In September, 1791, the Assembly, having completed the Constitution, which was accepted by the king, dissolved. Its place was taken by the National Legislative Assembly, which met on the 1st of October. As the Jacobins had expected, the elections of the Departments had occupied but little attention. The public gaze had been fixed on the acts of the Assembly about to retire, so that a race of new men appeared, which seemed at first to divide itself into two parties—the Coté Droit, or Constitutional party, and the Coté Gauche, or Democratic party; but the latter party soon divided itself into two, the Mountain and the Gironde. It is difficult to discern the distinguishing traits of these two Revolutionary parties. At first they all worked together, clearly for the downfall of the monarchy. Robespierre, Petion, Marat, Danton, were associated with those who afterwards divided themselves into the Gironde, with Condorcet, Brissot, the Rolands, and Vergniaud. Though Robespierre, Petion, and Danton were no longer in the Assembly, they ruled the Jacobin party there from the clubs. It was not till the question of war arose that the split took place. The Jacobins and Girondists were for war, Robespierre was obstinately against it. At first he stood nearly alone, but by degrees, though he did not draw the Jacobins very soon to his views, he drew them speedily away from the Girondists. This party of the Girondists had been growing and forming for some time. It took its rise originally at Bordeaux, the great commercial city of the department of the Gironde. Bordeaux was of Roman origin. It had always displayed a warm love of independence, which its Parliaments had continually kept alive. It had of late years become the chief commercial link between France and the revolutionised United States. It had early, too, become leavened with the new philosophy; it was the birthplace of Montaigne and Montesquieu. The Gironde sent up to the new Assembly twelve deputies, all as yet unknown, but all deeply imbued with the new principles. These, on arriving in Paris, soon found themselves mixed up, at the house of Condorcet and the Rolands, with Robespierre, Danton, Petion, Buzot, Brissot, Carra-Louvet, Thomas Paine, and, in fact, nearly all the thorough Revolutionists. The active centre of the whole party, up to the period of the question of the war against the Emigrants, was Madame Roland, and such she continued to be of the Girondists after their separation into a distinct party, and after that they had become the antagonists of the Mountain or Jacobin party.Disappointed in this quarter, the odious race of incendiary spies of Government tried their arts, and succeeded in duping some individuals in Yorkshire, and many more in Derbyshire. That the principal Government spy, Oliver, was busily engaged in this work of stirring up the ignorant and suffering population to open insurrection from the 17th of April to the 7th of June, when such an outbreak took place in Derbyshire, we have the most complete evidence. It then came out, from a servant of Sir John Byng, commander of the forces in that district, that Oliver had previously[126] been in communication with Sir John, and no doubt obtained his immediate liberation from him on the safe netting of his nine victims. In fact, in a letter from this Sir John Byng (then Lord Strafford), in 1846, to the Dean of Norwich, he candidly admits that he had received orders from Lord Sidmouth to assist the operations of Oliver, who was, his lordship said, going down into that part of the country where meetings were being frequently held, and that Oliver, who carried a letter to Sir John, was to give him all the information that he could, so that he might prevent such meetings. Here, as well as from other sources, we are assured that Oliver only received authority to collect information of the proceedings of the conspirators, and by no means to incite them to illegal acts. We have also the assurance of Mr. Louis Allsop, a distinguished solicitor of Nottingham, that Oliver was in communication with him on the 7th of June, immediately on his return from Yorkshire, and informed him that a meeting was the same evening to take place in Nottingham, and he and another gentleman strongly urged him to attend it, which Oliver did. Mr. Allsop says that Oliver had no instructions to incite, but only to collect information. All this has been industriously put forward to excuse Ministers. But what are the facts? We find Oliver not only—according to evidence which came out on the trials of the unfortunate dupes at Derby—directly stimulating the simple people to insurrection, but joining in deluding them into the persuasion that all London was ready to rise, and that one hundred and fifty thousand from the east and west of the capital only waited for them. We find him not only disseminating these ideas throughout these districts from the 17th of April to the 27th of May, but also to have concerted a simultaneous rising in Yorkshire, at Nottingham, and in Derbyshire, on the 6th of June. Thornhill-lees, in Yorkshire, was on the verge of action, and ten delegates, including Oliver, were arrested. In Derbyshire the insurrection actually took place.D?rnberg escaped to Great Britain. Katt, another patriot, assembled a number of veterans at Stendal, and advanced as far as Magdeburg, but was compelled to fly to the Brunswickers in Bohemia. Had the Archduke Charles marched through Franconia at the opening of the campaign, as he proposed, all these isolated bodies might have been encouraged, and knit into a formidable army. But the most powerful of all these independent leaders, the Duke of Brunswick, was too late to join Schill, Katt, and D?rnberg. The son of the Duke of Brunswick who had been so barbarously treated by Buonaparte had vowed an eternal revenge. But the French were in possession of his sole patrimony, Oels, and he went to Bohemia, where he raised a band of two thousand hussars, which he equipped and maintained by the aid of England, the home of his sister Caroline, the Princess of Wales. He clothed his hussars in black, in memory of his father's death, with the lace disposed like the ribs of a skeleton, and their caps and helmets bearing a death's-head in front—whence they were called the Black Brunswickers. He advanced at their head through Saxony, Franconia, Hesse, and Hanover, calling on the populations to rise and assert their liberties. He defeated Junot at Berneck, and the Saxons at Zittau, but it was the middle of May before he entered Germany, and by that time the enemy had widely separated Schill and the other insurgents. He managed, however, to surprise Leipsic, and thus furnish himself with ammunition and stores. But the Dutch, Saxons, and Westphalians were all bearing down on him. He defeated them at Halberstadt and in Brunswick, but was finally overpowered by numbers of these Dutch and Germans disgracefully fighting against their own country, and he retreated to Elsfleth, and thence sailed for England.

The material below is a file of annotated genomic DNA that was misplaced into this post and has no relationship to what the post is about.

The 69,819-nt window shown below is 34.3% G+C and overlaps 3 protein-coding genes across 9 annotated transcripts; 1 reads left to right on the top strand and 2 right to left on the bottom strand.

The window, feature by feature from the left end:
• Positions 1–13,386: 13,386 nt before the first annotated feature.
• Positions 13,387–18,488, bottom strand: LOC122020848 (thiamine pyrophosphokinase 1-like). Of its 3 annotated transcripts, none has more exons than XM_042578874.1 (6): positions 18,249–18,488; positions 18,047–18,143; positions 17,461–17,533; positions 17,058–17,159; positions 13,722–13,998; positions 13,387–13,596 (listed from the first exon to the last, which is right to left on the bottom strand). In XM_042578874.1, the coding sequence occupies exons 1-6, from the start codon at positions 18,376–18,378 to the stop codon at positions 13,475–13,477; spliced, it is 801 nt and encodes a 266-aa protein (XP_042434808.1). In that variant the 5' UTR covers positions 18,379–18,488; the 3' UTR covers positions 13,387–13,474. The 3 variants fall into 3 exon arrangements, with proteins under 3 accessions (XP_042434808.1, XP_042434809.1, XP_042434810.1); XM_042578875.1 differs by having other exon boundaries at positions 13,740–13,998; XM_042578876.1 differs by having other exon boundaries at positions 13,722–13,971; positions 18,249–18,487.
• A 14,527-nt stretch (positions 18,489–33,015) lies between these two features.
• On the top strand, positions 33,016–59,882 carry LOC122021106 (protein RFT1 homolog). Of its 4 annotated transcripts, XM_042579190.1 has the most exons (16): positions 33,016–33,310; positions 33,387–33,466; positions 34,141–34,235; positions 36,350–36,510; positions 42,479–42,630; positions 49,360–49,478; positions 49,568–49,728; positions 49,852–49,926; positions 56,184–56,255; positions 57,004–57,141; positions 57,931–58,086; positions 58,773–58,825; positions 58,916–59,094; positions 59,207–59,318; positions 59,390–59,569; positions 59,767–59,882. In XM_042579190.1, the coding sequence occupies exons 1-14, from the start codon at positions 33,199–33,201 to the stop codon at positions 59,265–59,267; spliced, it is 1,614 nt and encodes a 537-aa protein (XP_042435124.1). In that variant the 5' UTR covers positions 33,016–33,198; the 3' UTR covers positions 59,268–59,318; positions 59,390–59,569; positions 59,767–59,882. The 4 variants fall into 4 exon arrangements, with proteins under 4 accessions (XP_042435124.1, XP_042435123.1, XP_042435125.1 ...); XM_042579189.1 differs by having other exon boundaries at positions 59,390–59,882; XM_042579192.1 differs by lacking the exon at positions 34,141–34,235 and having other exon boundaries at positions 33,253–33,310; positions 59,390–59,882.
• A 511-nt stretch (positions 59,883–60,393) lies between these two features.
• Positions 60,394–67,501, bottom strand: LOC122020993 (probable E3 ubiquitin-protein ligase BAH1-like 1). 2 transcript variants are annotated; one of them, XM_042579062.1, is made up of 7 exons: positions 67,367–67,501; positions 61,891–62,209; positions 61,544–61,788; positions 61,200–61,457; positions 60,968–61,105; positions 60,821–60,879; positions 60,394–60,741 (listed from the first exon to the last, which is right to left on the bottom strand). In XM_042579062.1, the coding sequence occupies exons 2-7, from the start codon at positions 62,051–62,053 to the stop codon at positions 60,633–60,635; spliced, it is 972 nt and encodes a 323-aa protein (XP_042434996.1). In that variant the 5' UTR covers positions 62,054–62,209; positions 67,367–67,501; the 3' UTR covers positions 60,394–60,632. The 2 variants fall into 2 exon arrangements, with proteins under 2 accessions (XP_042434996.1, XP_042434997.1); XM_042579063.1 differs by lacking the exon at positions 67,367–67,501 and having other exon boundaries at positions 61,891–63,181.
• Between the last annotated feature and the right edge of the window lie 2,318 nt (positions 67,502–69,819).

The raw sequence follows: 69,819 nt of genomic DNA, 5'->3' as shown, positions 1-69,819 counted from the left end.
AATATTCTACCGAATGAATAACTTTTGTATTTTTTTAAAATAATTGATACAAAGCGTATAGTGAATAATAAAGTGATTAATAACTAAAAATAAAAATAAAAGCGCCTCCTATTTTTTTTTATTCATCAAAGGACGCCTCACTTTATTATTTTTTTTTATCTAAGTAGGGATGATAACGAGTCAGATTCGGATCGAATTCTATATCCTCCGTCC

Before Buonaparte, therefore, could proceed to Spain, he determined to meet the Czar at Erfurth, in Germany, by their open union to overawe that country, and to bind Alexander more firmly to his interest by granting him ampler consent to his designs on Turkey and on Finland. The meeting took place on the 27th of September, and terminated on the 17th of October. Both Emperors returned in appearance more friendly and united than ever, but each in secret distrusting his ally. Buonaparte, who was now intending in earnest to divorce Josephine, and marry a daughter of a royal house, by whom he might have issue, and thus league himself with the old dynasties, made a proposal for one of the Russian archduchesses, which was evaded by Alexander, on the plea of the difference of religion. Such a plea did not deceive the keen sagacity of Buonaparte; he felt it to result from a contempt of his plebeian origin, and a belief in the instability of his giddy elevation; and he did not forget it. To impress on Europe, however, the idea of the intimate union of the Czar and Buonaparte, they addressed, before leaving Erfurth, a joint letter to the King of Great Britain, proposing a general peace. To this letter Canning answered to the Ministers of Russia and France, that Sweden—against whom the Czar had commenced his war of usurpation—Spain, Portugal, and Sicily, must be included in any negotiations. The French and Russian Ministers, on the contrary, proposed a peace on the principle of every one retaining what they had got. This, Canning replied, would never be consented to; and the two emperors knew that very well, but the letter had served Buonaparte's purpose. It enabled him to tell France and the world how much he was disposed to peace, and how obstinate was Britain; it served to make the world believe in the close intimacy of the Czar and himself. He now hurried back to France, and, opening the session of the Corps Législatif, on the 25th of October, he announced that he was going to Spain to drive the "English leopards"—for such he always absurdly persisted in calling the lions in the royal arms of Great Britain—out of both Spain and Portugal. On the 27th he set out.MEN OF WAR OFF PORTSMOUTH.